LIFE is about to get a lot more expensive.

Though inflation has come down considerably in the past year, from 2.7 per cent in February 2018 to 1.8% last month, with much of the decrease down to a reduction in the cost of gas and electricity the trend is likely to soon reverse.

With all Big Six energy providers announcing rises to their standard variable tariffs in the past two weeks, UK consumers are expected to shell out an additional £1.3 billion this year just to keep their houses running. That equates to an average household increase of over £100, with the utility companies using the fact that the cap for pre-payment meter customers is rising by 10.3% to £1,242 in April as an excuse to increase their variable rates by the same amount.

The hikes come just as Sky has followed the lead of Virgin Media by raising the cost of its television, broadband and phone tariffs, while EE, Three Mobile, Virgin Mobile and Vodafone have all said that some of their mobile charges will go up in the coming months.

On top of that, the British Retail Consortium has warned that if the UK leaves the EU without a deal on March 29 tariffs of 40% or more could be applied to a range of foodstuffs, putting household spending under even greater strain.

No wonder insolvency trade body R3 and market research agency ComRes have found that one in five Scottish adults would not currently be able to pay an unexpected bill of just £20 “without assistance from an external source”.

Noting that “years of non-existent real wage growth” have also taken their toll on people’s savings, the organisations’ research found that 40% of Scottish adults would be unable to pay an unexpected £100 bill - for a new washing machine motor, say - while just a third say they would have the means to pay an unplanned-for expense of £500.

Addleshaw Goddard partner Tim Cooper, who chairs R3 in Scotland, called the results of the research “alarming”, noting that they “suggest household budgets are operating on very tight margins”.

“Lots of people are one unexpected bill away from losing financial stability,” he said. “A missed payment for a relatively small amount can be the trigger for an escalation in debt that soon becomes impossible to juggle.”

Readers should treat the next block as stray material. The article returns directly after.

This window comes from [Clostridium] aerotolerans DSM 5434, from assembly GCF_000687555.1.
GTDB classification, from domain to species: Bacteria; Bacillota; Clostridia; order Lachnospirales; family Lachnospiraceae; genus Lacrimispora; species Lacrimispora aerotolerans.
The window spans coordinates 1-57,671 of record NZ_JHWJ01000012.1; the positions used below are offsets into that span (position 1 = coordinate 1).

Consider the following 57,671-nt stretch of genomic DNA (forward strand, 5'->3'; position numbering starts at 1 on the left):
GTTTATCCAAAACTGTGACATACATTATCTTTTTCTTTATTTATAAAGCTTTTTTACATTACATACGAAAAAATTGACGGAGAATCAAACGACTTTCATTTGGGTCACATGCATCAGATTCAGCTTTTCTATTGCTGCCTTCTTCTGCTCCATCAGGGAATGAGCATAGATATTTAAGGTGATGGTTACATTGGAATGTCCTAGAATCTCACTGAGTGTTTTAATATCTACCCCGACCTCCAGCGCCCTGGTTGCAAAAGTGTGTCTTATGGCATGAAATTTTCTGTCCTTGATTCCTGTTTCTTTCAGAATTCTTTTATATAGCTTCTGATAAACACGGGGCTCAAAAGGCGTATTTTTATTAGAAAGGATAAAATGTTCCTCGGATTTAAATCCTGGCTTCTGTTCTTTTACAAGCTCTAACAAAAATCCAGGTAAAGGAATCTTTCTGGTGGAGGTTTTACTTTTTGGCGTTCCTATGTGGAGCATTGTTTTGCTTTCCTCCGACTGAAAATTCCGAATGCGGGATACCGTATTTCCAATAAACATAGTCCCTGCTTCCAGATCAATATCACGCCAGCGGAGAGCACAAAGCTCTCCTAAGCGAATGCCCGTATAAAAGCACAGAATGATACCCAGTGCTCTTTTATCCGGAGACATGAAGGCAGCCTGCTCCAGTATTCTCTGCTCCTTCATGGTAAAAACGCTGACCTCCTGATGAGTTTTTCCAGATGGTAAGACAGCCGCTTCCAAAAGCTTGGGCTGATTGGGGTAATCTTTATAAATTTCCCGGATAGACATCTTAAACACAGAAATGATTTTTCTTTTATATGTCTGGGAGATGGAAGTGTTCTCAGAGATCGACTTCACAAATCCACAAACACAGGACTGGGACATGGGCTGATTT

While many are turning to debt just to make ends meet, Roger Gewolb of FairMoney, a price comparison website aimed specifically at people who struggle to borrow money from mainstream providers, said that consumers are being further hit by a reduction in the number of long duration interest-free credit card offers on the market.

“We are in a whirlwind of debt and consumers are juggling their debts onto credit cards. This can be a dangerous game to play and with such a poor choice on offer and extortionate interest-rates, it is easy to get burnt,” he said.

“With such pressure, it’s not surprising that consumers turn to payday lenders to battle the financial burden. Payday loan providers have their place in society for cash-strapped Brits, but most people have been abandoned by poor lending practices that stem from the financial crash of 2008. We’re over a decade on – things need to have changed. It is time for consumers to take their personal finances into their own hands.”

One means of doing this, Mr Gewolb believes, is for those with debts to consolidate them into a single loan rather than trying to chase the next 0% credit card transfer deal on the market.

When it comes to broadband or utility bills, meanwhile, the best way for anyone to try to cut their bills is to switch to a new provider - providing they are not locked into a contract and no other exit charges apply.

Many are already doing that, as Peter Earl of price comparison site Compare the Market pointed out.

“Those households who thought Ofgem’s introduction of the [energy] price cap in January meant they were protected from price rises, will now potentially feel sadly let down,” he said. “Our data shows that over the last month, the Big Six lost more customers than it gained, as households voted with their feet and sought out more competitive deals. Even with the price cap in place, 90% of fixed tariffs deals on the market are cheaper than the price cap level. Simply by changing to a different energy provider, households could save hundreds of pounds.”